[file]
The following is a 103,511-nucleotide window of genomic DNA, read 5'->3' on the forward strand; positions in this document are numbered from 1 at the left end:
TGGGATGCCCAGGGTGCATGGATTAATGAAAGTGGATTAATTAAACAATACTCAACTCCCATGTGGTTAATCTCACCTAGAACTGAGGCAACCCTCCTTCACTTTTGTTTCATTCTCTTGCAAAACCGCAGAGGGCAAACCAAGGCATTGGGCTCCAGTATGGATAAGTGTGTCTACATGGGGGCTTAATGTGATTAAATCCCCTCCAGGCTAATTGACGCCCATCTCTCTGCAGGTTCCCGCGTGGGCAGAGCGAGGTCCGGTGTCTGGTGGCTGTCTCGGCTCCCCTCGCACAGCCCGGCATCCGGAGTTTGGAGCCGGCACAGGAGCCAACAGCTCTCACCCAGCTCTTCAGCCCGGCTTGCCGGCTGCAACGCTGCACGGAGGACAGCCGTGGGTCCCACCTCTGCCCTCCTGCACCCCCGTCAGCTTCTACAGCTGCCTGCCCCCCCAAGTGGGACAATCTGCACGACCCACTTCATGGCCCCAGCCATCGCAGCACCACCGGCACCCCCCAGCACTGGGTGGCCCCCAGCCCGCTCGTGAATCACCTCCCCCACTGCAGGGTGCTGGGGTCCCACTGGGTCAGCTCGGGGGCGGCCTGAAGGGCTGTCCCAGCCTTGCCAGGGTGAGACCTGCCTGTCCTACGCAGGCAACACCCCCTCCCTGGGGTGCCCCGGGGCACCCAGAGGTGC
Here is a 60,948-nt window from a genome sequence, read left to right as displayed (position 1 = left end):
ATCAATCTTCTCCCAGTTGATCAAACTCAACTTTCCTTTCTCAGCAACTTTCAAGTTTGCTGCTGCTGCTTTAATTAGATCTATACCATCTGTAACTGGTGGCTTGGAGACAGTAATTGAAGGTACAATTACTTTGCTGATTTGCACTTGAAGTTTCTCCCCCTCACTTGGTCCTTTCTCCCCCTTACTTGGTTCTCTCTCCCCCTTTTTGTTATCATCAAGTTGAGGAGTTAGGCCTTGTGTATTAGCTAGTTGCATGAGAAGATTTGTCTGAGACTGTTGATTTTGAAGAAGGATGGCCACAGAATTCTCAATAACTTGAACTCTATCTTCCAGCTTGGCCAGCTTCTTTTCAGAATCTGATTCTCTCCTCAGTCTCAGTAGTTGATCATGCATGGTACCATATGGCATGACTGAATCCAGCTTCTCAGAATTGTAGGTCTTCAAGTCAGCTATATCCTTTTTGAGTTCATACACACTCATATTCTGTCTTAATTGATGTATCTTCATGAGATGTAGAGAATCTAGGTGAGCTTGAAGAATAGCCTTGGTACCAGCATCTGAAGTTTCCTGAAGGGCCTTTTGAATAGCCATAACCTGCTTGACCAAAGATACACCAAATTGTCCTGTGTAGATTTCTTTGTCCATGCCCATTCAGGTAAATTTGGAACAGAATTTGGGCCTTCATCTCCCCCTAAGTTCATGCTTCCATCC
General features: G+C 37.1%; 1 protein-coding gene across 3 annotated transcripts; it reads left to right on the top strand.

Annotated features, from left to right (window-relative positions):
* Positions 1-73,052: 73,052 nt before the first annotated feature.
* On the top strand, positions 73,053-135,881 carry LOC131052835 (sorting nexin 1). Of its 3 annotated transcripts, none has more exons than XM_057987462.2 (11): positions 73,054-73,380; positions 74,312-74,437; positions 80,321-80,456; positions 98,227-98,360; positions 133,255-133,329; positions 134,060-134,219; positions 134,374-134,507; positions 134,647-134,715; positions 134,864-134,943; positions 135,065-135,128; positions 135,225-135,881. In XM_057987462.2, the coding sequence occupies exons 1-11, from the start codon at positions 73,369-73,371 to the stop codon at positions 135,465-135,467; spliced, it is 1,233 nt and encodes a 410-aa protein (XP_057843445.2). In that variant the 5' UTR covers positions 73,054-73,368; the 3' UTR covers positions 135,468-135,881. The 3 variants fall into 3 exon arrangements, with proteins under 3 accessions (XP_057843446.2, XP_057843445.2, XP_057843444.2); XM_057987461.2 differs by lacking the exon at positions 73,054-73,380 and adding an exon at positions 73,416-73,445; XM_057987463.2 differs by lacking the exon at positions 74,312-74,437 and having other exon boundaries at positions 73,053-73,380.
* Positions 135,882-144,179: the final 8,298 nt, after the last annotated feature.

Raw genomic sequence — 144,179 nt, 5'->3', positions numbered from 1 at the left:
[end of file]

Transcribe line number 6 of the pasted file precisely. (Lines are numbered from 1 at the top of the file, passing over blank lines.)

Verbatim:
Annotated features, from left to right (window-relative positions):